Author Topic: Implementing a simple current limit for a basic follower  (Read 1010 times)

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Shay

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Implementing a simple current limit for a basic follower
« on: March 25, 2023, 10:10:04 am »
Hello,
Consider this voltage "regulator" output stage. it is a part of a low noise regulator that is more like a reference instead of a regulator, as there is no error amplifier feedback system.

Quick brief description of the circuit:

V1 is the input supply. V2 is what sets the output voltage minus Vbe of Q1. R3 is a minimum load, and C2 is output capacitance for noise and stability.

Q1, Q2, Q3 form a szilaki pair with a pnp darlington pair, a hybrid of both. R4+R7 is for current balancing between Q2 and Q4.

R8, R5 is the basis of current limiting. if the voltage difference across R7 is enough to make Q5 start conducting, it means there is an overcurrent.

I am stuck on the next steps. How can I utilize this to reduce the voltage?

I tried attaching the collector to a N-MOSFET gate, and the drain to Q1 base, and source to GND. but this caused a lot of oscillations, which I am not sure how I can fix.

Would like to hear your opinions.

Thanks.

« Last Edit: March 25, 2023, 02:23:53 pm by Shay »

mikerj

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Re: Implementing a simple current limit for a basic follower
« Reply #1 on: March 25, 2023, 12:29:24 pm »
There is no circuit visible in your post.  You need to attach the image to your post rather than linking to an external website.

Shay

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Re: Implementing a simple current limit for a basic follower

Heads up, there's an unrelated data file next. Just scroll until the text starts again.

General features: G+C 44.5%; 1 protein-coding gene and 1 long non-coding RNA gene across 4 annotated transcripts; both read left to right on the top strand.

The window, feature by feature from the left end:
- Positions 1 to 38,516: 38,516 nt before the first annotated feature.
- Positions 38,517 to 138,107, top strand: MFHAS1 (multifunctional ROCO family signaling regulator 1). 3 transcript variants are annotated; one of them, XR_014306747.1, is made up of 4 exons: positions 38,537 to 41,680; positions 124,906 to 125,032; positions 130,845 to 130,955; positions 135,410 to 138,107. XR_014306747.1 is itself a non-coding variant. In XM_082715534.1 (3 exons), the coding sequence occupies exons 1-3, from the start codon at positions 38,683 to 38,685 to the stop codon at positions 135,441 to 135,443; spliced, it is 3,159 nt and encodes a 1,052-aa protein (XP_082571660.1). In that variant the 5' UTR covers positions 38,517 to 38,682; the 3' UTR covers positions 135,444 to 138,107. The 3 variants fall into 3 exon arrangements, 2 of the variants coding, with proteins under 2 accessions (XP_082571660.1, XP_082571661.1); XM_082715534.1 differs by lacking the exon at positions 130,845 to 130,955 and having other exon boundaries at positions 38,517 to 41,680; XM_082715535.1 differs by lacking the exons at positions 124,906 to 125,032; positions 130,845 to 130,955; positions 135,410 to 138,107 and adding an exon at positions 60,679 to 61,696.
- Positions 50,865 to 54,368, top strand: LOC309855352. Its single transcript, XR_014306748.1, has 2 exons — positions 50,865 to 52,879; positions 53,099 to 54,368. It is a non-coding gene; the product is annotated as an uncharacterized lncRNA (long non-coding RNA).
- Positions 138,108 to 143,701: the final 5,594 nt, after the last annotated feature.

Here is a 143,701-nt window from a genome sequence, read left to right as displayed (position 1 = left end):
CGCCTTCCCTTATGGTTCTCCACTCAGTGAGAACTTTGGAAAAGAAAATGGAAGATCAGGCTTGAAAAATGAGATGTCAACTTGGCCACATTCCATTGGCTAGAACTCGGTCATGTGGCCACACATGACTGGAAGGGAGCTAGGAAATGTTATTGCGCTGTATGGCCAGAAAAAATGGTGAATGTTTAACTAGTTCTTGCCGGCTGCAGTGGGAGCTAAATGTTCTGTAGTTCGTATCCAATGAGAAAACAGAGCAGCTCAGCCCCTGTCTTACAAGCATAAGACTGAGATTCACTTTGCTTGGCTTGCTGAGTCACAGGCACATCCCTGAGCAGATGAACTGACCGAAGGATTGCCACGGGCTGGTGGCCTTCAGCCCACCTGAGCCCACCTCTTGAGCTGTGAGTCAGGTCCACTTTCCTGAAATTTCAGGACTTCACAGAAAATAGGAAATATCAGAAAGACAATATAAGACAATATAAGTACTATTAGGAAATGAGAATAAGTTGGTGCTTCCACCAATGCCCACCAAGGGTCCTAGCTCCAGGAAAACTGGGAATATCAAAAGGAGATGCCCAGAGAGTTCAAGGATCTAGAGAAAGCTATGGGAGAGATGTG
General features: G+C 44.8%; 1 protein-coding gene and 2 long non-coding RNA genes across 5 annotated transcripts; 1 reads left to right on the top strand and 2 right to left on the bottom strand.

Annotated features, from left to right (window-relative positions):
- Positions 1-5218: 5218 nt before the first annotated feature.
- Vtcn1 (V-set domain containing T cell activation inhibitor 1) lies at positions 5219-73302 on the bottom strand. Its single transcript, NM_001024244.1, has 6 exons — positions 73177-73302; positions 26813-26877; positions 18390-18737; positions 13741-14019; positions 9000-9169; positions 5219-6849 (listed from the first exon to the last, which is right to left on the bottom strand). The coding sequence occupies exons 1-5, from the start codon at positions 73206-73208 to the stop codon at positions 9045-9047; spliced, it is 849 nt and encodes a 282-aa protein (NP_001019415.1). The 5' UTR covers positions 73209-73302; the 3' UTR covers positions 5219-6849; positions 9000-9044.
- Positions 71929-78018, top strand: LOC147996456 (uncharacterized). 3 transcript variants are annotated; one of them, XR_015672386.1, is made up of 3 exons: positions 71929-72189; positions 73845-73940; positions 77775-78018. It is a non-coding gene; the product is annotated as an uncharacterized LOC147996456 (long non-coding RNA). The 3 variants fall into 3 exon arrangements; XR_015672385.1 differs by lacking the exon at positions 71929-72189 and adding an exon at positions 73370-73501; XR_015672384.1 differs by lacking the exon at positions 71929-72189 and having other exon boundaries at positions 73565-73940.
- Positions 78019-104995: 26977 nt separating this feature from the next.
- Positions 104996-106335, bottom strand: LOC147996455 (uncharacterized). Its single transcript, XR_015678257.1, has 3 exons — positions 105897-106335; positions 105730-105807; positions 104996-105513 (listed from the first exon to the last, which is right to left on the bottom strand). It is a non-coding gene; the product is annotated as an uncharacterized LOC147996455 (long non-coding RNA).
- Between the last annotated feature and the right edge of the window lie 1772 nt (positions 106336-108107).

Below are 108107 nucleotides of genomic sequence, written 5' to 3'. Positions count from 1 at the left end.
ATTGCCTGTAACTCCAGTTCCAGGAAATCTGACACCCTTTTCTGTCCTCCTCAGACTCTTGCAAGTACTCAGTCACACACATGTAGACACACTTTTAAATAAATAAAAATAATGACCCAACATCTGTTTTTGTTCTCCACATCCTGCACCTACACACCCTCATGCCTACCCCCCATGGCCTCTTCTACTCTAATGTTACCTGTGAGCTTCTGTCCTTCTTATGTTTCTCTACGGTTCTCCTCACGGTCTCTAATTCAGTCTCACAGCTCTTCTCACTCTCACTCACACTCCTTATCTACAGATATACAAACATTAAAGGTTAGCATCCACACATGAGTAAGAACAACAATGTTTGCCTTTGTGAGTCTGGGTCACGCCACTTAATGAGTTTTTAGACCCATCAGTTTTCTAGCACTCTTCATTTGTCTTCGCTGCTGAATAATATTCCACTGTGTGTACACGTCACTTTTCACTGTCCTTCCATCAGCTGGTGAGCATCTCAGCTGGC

« Reply #2 on: March 25, 2023, 02:26:01 pm »
There is no circuit visible in your post.  You need to attach the image to your post rather than linking to an external website.

Thanks. I think I fixed it

CountChocula

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Re: Implementing a simple current limit for a basic follower
« Reply #3 on: March 25, 2023, 02:27:08 pm »
I can see your circuit, but I agree that you should attach it here and not use an external service, or a lot of people won't be able to see it because of their browser or network settings (plus, the external service may just disappear or be unavailable).

You should do your current sensing after your pass elements—add a separate resistor between the emitter of Q1 and R3, then use Q5 in the same configuration to turn on an NPN transistor that steals current away from the base of Q1. Try this simulation of the circuit I attached below, for example (I tried to keep the same designators as in your original).

—CC
Lab is where your DMM is.

Shay

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Re: Implementing a simple current limit for a basic follower
« Reply #4 on: March 25, 2023, 02:47:15 pm »
I can see your circuit, but I agree that you should attach it here and not use an external service, or a lot of people won't be able to see it because of their browser or network settings (plus, the external service may just disappear or be unavailable).

You should do your current sensing after your pass elements—add a separate resistor between the emitter of Q1 and R3, then use Q5 in the same configuration to turn on an NPN transistor that steals current away from the base of Q1. Try this simulation of the circuit I attached below, for example (I tried to keep the same designators as in your original).

—CC
Thank you for you response.
I am trying to stay away from putting any additional resistance on the output side. As this circuit doesn't have any voltage correction (e.g feedback) it will cause additional voltage drop under load, which contributes to more ripple. This is why the resistors are on the input side to the regulator.

CountChocula

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Re: Implementing a simple current limit for a basic follower
« Reply #5 on: March 25, 2023, 03:16:32 pm »
Well, you can move the current limiter back where you had it (see attached), but I don't think it's going to work that well, because you'll be sensing off of a single transistor. Out of curiosity, why not add feedback to the circuit so that you can have good regulation?